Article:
Weekly Business Idea

August 3, 2018 – What Decision am I Avoiding?

Posted on | August 3, 2018 | No Comments

Main Idea:

Is there a conversation that you need to have but have been putting off?  Is something in your business not working right but you are afraid to fix it because the rest of the business is going well?  Is there a decision that you need to make but you are concerned that you will make the wrong one?  Is procrastination one of your core values?

Expansion of the Idea:

Most of us have our routines and preferred methods of doing business.  We have systems for running our businesses.  We have vendors we deal with.  Our product lines are identified.  We are constantly focused on trying to get new sales but the rest of our business is frequently constant.  We get the same reports and we make the same decisions.  We get into ruts.  The good part of ruts is that they help you move in a certain direction.  The bad part is that direction may not be where you need to go.

I was reminded about these ruts by a number of situations in the past couple of weeks.  My men’s group has been meeting in a certain place that isn’t meeting our needs.  The service has been going downhill and the place is just not clean.  The problem is that it hasn’t been a good place to meet for several months.  However, we were ignoring some warning signs and kept meeting there.  Finally, we decided that we needed to rethink our decisions.  We will end up changing but there is a cost to changing.  Too often we put off these decisions because we think we won’t like what the future holds.  As a result, we get stuck in the past.

I see this frequently with small businesses.  They have policies that worked 10 years ago.  Now, Amazon has changed their industry and they have to do something different.  (As a side note, Amazon doesn’t have to be in your industry to change your customer’s perceptions of service.)  Business owners have advisors who are stuck in the past.  There might be a key employee who has always produced but isn’t producing at the same level.  A key product is slowly losing its market share.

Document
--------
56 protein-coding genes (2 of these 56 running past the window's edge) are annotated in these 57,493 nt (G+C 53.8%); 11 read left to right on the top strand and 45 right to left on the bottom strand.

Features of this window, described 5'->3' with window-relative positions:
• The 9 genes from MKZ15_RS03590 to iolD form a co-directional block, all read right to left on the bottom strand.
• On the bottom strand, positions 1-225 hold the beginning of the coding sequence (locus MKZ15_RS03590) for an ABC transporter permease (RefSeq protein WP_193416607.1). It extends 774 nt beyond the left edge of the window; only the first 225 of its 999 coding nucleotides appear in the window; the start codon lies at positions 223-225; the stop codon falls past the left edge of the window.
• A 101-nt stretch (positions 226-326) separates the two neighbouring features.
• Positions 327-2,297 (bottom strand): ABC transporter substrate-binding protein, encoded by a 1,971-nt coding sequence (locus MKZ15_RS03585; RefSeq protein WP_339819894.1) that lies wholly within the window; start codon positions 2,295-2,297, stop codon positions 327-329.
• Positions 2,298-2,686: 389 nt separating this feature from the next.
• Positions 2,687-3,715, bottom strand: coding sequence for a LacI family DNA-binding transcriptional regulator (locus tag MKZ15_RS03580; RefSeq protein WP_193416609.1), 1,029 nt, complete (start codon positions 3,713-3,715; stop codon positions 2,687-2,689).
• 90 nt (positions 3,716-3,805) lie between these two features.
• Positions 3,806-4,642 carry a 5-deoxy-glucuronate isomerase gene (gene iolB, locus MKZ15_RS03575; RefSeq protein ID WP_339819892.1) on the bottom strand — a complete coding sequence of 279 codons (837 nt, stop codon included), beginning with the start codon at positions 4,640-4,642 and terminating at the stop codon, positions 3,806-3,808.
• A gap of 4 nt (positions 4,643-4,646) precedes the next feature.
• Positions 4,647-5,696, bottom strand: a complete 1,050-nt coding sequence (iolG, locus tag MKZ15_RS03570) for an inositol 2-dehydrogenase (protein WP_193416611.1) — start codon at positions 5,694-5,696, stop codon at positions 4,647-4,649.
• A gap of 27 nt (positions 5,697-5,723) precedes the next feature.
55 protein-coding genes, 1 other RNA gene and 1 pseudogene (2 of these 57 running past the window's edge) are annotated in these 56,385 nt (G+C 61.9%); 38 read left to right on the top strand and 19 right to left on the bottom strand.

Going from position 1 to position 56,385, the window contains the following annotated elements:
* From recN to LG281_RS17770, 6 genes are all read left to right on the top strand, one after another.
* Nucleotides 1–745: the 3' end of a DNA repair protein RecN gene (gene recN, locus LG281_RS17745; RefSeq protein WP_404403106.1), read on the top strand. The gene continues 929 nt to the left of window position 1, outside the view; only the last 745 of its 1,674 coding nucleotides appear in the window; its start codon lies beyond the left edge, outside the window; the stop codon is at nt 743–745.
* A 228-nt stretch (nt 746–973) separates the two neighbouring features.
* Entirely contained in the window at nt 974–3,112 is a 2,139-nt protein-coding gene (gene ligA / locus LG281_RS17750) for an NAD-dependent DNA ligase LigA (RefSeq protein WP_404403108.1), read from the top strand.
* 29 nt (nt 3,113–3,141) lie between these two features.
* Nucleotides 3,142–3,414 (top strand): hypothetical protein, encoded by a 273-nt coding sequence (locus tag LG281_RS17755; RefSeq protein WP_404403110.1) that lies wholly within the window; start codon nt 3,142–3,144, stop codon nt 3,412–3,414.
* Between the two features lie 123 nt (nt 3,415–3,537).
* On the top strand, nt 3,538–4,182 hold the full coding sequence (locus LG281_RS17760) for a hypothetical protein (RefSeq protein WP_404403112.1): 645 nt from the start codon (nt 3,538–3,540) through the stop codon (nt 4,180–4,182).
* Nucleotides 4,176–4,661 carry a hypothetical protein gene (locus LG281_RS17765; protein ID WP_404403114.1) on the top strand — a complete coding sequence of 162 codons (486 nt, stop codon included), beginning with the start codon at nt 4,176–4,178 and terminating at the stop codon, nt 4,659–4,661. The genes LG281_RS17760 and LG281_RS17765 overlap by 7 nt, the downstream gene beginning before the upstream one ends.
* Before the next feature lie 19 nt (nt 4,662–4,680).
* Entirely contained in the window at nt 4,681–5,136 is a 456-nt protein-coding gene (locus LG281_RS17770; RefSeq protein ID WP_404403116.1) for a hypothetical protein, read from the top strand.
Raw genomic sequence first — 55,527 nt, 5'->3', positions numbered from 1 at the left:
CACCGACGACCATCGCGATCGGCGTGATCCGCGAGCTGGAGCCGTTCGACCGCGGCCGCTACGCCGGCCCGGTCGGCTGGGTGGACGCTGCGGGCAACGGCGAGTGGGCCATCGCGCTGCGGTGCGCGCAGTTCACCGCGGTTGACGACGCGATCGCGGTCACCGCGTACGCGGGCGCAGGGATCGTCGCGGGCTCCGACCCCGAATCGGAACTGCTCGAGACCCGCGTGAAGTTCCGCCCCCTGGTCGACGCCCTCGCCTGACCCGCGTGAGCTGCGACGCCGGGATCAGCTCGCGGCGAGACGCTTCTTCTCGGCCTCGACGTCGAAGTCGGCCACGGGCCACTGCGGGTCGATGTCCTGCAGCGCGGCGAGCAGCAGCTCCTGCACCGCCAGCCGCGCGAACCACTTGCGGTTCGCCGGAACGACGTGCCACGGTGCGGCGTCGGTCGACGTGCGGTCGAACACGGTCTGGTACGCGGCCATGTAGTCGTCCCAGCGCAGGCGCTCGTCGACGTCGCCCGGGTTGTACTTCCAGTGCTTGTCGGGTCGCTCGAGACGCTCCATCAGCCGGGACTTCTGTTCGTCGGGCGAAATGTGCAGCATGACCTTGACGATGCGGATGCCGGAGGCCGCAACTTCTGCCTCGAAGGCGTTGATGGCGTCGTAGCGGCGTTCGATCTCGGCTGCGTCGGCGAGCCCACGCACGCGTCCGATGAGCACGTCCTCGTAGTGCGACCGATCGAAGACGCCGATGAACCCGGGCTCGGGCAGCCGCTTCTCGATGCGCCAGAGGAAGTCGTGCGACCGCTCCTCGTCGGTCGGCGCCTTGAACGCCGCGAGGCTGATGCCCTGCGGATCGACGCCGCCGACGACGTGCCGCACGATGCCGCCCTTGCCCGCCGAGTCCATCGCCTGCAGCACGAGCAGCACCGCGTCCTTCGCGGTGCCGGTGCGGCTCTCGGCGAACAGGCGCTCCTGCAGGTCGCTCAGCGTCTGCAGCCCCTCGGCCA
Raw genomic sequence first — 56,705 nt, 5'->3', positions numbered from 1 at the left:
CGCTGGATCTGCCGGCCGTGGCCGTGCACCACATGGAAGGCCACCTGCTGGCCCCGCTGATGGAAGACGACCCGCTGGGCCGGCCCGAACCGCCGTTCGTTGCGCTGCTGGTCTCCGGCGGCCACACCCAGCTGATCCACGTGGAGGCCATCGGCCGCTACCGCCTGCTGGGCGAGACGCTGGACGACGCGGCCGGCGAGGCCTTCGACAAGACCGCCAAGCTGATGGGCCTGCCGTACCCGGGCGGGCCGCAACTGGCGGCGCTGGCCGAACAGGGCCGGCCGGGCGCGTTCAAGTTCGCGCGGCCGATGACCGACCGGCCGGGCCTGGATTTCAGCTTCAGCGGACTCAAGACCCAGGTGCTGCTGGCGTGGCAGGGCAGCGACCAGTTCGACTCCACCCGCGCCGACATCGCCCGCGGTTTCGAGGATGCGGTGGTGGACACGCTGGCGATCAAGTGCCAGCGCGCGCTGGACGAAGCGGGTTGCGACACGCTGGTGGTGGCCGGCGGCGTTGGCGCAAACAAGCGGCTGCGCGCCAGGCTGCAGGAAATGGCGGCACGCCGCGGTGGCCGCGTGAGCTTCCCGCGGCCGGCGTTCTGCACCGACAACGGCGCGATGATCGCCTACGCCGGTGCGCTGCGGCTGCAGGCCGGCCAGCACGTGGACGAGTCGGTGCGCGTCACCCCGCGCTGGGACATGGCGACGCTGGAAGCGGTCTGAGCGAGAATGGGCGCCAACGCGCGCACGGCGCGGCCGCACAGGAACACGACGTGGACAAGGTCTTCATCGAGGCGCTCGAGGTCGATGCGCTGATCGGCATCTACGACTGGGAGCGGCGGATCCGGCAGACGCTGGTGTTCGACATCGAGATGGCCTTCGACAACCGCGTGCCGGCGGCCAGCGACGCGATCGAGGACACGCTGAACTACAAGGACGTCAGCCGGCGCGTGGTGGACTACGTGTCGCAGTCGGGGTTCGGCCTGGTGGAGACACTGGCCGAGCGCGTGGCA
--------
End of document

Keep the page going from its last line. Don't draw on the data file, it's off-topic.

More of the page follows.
In every business there are a number of decisions that are never identified or if identified, are never addressed.  Business owners risked everything when they went into business but now when they are making decent money they don’t want to risk anything else.  This is the equivalent of the prevent defense in football.  How often does the prevent defense actually prevent the team with the lead from winning the football game?  Business owners need to continually improve their businesses and to do that, they need to embrace risk.  The key is to control the risk and make decisions when they need to.

The funny part of these decisions is that frequently we have a little voice in our heads that is telling us we need to do something.  Yet we don’t do anything because we are afraid of the consequences.  However, there are consequences if we don’t do anything.  Henry Cloud writes about playing our life forward as if it were a movie.  What would the future look like when you take the current situation and view yourself 2 months or 2 years in the future?  If that isn’t going to work for you, then you need to do something.

The starting point for all of this is to identify the decisions that you are making implicitly, ignoring or avoiding.  Some should legitimately be deferred because there is no harm in doing so.  Some should be delegated because someone on your team is in a better place to make the decision.  Others need to be addressed sooner rather than later.  When problems are allowed to fester, they generally won’t improve by themselves.  When we get ahead of some of these issues, we can really drive our businesses.  It may take 5 hours to fix something now.  If allowed to continue, we can add a zero or two to that fix.

Questions to Ponder

  1. Are there decisions you know you need to address?
  2. Are there conversations that need to be had?
  3. Why are you putting off the decisions or conversations?
  4. What is the cost of not addressing the issue?
  5. Gather information to minimize the risks.
  6. Brainstorm with your team or advisors.


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    These weekly ideas are brought to you by FitzGerald & FitzGerald P.C. For more information about how to use these ideas with your small business contact Tim FitzGerald at trfitz@fitz-net.com.